AUTUMN ELECTRIC – Star Being Earth Child

Autumn Electric 2015

AUTUMN ELECTRIC - Star Being Earth Child

Star Being Earth Child

Seattle troupe tackle terrestrial troubles with cosmic conscience and get rid of their own well-grounded concepts.

Tango’s not a regular rock tempo, yet that’s the surprising motion this quintet demonstrate on “Skyscraper Steeples!” and, thus, anchor the approximation of people reaching upwards while losing their roots by destroying our planet. That’s the defining theme – not melodically, although recurring lines provide a nice texture to such a tapestry – of “Star Being Earth Child” whose lack of punctuation expands the album’s title interpretation. On the surface of it, there’s an alien meeting a human kid and setting an environmental agenda; but then, as the strings-sweeped “She Has A Supernova” implies, the unnatural death of terra may (or may not) have gravely astronomical repercussions.

Yet in musical terms sci-fi doesn’t go further, as “Infinite Islands Engulfed In The Silence” introduces dramatic pop pulse for Michael Trew’s tremulous voice to wrap around it before Max Steiner’s guitar welcomes a prog vista into the context, and the real action begins. There’s a slow-burn wonder in “Someday I Will Find Out Who You Are” and if its flute-flying sentiment suggests here’s a sleeping beauty, “Into The Grasp (Don’t Disturb The Sleepers)” sharpens the riffs but sweetens the bark with a catchy, if nervous, chorus that mellows and levitates thanks to Naomi Adele Smith’s synthesizers’ swell. A tidal experience gets resolved in the finale of “Perpetual Waves” where acoustic strum ebbs and flows, floating into serenity, but the sax and piano spike “Daddy, You’re Building The Atomic Bomb” with a merry kind of desperation, albeit funereal boogie it isn’t, as the mellifluous dirge is reserved for the 9-minute “Virgil” that quickly replaces sadness with a delightful disco delirium.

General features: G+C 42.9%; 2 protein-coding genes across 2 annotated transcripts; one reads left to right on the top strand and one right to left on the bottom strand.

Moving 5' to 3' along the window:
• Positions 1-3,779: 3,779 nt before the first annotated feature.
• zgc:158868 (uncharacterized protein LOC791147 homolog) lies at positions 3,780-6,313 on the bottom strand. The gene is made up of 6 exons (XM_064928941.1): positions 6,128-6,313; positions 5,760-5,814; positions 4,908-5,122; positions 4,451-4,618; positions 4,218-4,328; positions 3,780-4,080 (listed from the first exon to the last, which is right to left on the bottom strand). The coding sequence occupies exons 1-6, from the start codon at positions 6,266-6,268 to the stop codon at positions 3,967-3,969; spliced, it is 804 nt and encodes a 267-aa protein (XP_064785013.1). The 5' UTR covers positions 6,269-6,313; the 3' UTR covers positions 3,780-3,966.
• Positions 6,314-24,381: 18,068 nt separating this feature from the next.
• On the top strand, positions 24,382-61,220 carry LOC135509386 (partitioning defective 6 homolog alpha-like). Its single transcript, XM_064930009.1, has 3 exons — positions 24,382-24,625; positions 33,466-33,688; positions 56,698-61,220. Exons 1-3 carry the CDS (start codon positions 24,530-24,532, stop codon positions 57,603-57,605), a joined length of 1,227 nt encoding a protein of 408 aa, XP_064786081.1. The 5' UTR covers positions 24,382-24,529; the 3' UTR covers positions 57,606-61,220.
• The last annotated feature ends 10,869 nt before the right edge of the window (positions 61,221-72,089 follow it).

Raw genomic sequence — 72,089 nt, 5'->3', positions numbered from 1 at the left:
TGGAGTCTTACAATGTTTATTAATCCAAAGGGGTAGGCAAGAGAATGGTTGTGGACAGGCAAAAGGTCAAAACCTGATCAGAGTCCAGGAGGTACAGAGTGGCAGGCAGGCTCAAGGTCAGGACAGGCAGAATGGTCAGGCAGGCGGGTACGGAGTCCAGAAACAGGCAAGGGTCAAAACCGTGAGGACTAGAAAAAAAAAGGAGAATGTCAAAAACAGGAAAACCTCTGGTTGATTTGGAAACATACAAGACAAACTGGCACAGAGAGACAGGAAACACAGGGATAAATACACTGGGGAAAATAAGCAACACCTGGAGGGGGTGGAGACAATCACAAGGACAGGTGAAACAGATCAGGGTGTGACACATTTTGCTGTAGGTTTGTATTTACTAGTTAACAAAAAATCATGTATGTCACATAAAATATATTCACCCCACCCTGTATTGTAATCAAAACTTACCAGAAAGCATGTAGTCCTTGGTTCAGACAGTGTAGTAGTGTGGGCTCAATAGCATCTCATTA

And, of course, there’s the way out offered in the swirl of “Gather The Star Beings” whose dance drives hope home casting the ensemble’s art-folk leanings to the side – no stylistic limit for them now, only bright future.


October 14, 2015

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